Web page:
Carbon and nitrogen elemental and isotopic ratios of filter-feeding bivalves along the French coasts: An assessment of specific, geographic, seasonal and multi-decadal variations. Briant, N.; Savoye, N.; Chouvelon, T.; David, V.; Rodriguez, S.; Charlier, K.; Sonke, J. E.; Chiffoleau, J. F.; Brach-Papa, C.; and Knoery, J. 613-614:196–207.
Carbon and nitrogen elemental and isotopic ratios of filter-feeding bivalves along the French coasts: An assessment of specific, geographic, seasonal and multi-decadal variations [link]Paper  doi  abstract   bibtex   
Primary consumers play a key role in coastal ecosystems by transferring organic matter from primary producers to predators. Among them, suspension-feeders, like bivalve molluscs are widely used in trophic web studies. The main goal of this study was to investigate variations of C and N elemental and isotopic ratios in common bivalves (M. edulis, M. galloprovincialis, and C. gigas) at large spatial (i.e. among three coastal regions) and different temporal (i.e. from seasonal to multi-decadal) scales in France, in order to identify potential general or specific patterns and speculate on their drivers. The observed spatial variability was related to the trophic status of the coastal regions (oligotrophic Mediterranean Sea versus meso- to eutrophic English Channel and Atlantic ocean), but not to ecosystem typology (estuaries, versus lagoons versus bays versus littoral systems). Furthermore, it highlighted local specificities in terms of the origin of the POM assimilated by bivalves (e.g., mainly continental POM vs. marine phytoplankton vs. microphytobenthic algae). Likewise, seasonal variability was related both to the reproduction cycle for C/N ratios of Mytilus spp. and to changes in trophic resources for δ13C of species located close to river mouth. Multi-decadal evolution exhibited shifts and trends for part of the 30-year series with decreases in δ13C and δ15N. Specifically, shifts appeared in the early 2000's, likely linking bivalve isotopic ratios to a cascade of processes affected by local drivers.
@article{briant_carbon_2018,
	title = {Carbon and nitrogen elemental and isotopic ratios of filter-feeding bivalves along the French coasts: An assessment of specific, geographic, seasonal and multi-decadal variations},
	volume = {613-614},
	issn = {0048-9697},
	url = {http://www.sciencedirect.com/science/article/pii/S0048969717323021},
	doi = {10.1016/j.scitotenv.2017.08.281},
	shorttitle = {Carbon and nitrogen elemental and isotopic ratios of filter-feeding bivalves along the French coasts},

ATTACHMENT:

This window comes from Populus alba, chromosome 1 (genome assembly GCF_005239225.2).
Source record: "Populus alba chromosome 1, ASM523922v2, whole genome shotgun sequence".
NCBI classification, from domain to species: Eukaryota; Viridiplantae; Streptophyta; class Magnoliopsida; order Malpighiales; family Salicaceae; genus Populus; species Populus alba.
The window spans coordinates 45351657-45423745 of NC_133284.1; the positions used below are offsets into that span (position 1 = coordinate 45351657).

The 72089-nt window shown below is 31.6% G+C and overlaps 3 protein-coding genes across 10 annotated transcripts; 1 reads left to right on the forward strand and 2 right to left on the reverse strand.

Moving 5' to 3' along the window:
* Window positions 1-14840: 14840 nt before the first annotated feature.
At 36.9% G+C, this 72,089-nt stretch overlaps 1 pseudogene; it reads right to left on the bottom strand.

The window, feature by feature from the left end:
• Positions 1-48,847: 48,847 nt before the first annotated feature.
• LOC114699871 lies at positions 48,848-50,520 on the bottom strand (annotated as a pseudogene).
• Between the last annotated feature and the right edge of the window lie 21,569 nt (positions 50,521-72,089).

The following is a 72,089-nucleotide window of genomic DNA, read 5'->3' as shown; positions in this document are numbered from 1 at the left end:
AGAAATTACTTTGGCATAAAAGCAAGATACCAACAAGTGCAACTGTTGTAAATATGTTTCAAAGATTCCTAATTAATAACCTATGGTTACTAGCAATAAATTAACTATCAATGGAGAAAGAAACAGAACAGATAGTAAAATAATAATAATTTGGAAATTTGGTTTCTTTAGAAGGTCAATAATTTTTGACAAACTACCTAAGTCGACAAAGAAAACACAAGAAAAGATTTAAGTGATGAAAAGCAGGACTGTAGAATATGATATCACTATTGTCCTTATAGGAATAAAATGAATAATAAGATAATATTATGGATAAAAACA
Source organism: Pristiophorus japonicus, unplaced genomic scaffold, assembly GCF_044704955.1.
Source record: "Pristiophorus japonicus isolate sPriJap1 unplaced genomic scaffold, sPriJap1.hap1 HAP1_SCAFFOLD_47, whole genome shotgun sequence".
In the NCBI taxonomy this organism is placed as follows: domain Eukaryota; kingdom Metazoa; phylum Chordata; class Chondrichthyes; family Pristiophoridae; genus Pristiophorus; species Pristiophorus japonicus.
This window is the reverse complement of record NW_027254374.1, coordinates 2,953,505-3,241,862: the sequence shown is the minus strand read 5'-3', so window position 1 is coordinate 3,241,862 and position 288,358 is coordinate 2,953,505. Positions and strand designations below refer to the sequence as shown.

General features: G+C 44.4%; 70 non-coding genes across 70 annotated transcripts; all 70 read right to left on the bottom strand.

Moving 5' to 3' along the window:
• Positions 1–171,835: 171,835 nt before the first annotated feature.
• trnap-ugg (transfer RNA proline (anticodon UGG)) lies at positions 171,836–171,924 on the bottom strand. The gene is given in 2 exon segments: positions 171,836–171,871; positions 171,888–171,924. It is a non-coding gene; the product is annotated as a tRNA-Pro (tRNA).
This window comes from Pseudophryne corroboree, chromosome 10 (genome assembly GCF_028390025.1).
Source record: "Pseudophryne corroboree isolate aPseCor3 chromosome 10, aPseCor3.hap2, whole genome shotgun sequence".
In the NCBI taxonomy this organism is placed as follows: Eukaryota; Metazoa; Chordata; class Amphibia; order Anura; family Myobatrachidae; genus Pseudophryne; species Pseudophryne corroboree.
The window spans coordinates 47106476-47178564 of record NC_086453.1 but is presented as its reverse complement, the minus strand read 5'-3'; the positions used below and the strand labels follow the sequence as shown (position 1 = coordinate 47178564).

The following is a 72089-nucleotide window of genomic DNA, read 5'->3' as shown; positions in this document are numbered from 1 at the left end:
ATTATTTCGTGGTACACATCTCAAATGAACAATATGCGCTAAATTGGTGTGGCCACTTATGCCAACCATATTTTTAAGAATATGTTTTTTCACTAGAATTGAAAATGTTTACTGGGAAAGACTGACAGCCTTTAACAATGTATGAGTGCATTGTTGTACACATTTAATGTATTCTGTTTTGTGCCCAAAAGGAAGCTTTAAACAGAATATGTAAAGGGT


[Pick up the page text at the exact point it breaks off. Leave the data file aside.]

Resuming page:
abstract = {Primary consumers play a key role in coastal ecosystems by transferring organic matter from primary producers to predators. Among them, suspension-feeders, like bivalve molluscs are widely used in trophic web studies. The main goal of this study was to investigate variations of C and N elemental and isotopic ratios in common bivalves (M. edulis, M. galloprovincialis, and C. gigas) at large spatial (i.e. among three coastal regions) and different temporal (i.e. from seasonal to multi-decadal) scales in France, in order to identify potential general or specific patterns and speculate on their drivers. The observed spatial variability was related to the trophic status of the coastal regions (oligotrophic Mediterranean Sea versus meso- to eutrophic English Channel and Atlantic ocean), but not to ecosystem typology (estuaries, versus lagoons versus bays versus littoral systems). Furthermore, it highlighted local specificities in terms of the origin of the {POM} assimilated by bivalves (e.g., mainly continental {POM} vs. marine phytoplankton vs. microphytobenthic algae). Likewise, seasonal variability was related both to the reproduction cycle for C/N ratios of Mytilus spp. and to changes in trophic resources for δ13C of species located close to river mouth. Multi-decadal evolution exhibited shifts and trends for part of the 30-year series with decreases in δ13C and δ15N. Specifically, shifts appeared in the early 2000's, likely linking bivalve isotopic ratios to a cascade of processes affected by local drivers.},
	pages = {196--207},
	journaltitle = {Science of The Total Environment},
	shortjournal = {Science of The Total Environment},
	author = {Briant, Nicolas and Savoye, Nicolas and Chouvelon, Tiphaine and David, Valérie and Rodriguez, Samuel and Charlier, Karine and Sonke, Jeroen E. and Chiffoleau, Jean François and Brach-Papa, Christophe and Knoery, Joël},
	urldate = {2019-12-09},
	date = {2018-02-01},
	langid = {english},
	keywords = {Bivalves, Carbon, Coastal ecosystems, Elemental and isotope ratios, France, Nitrogen}
}
Downloads: 0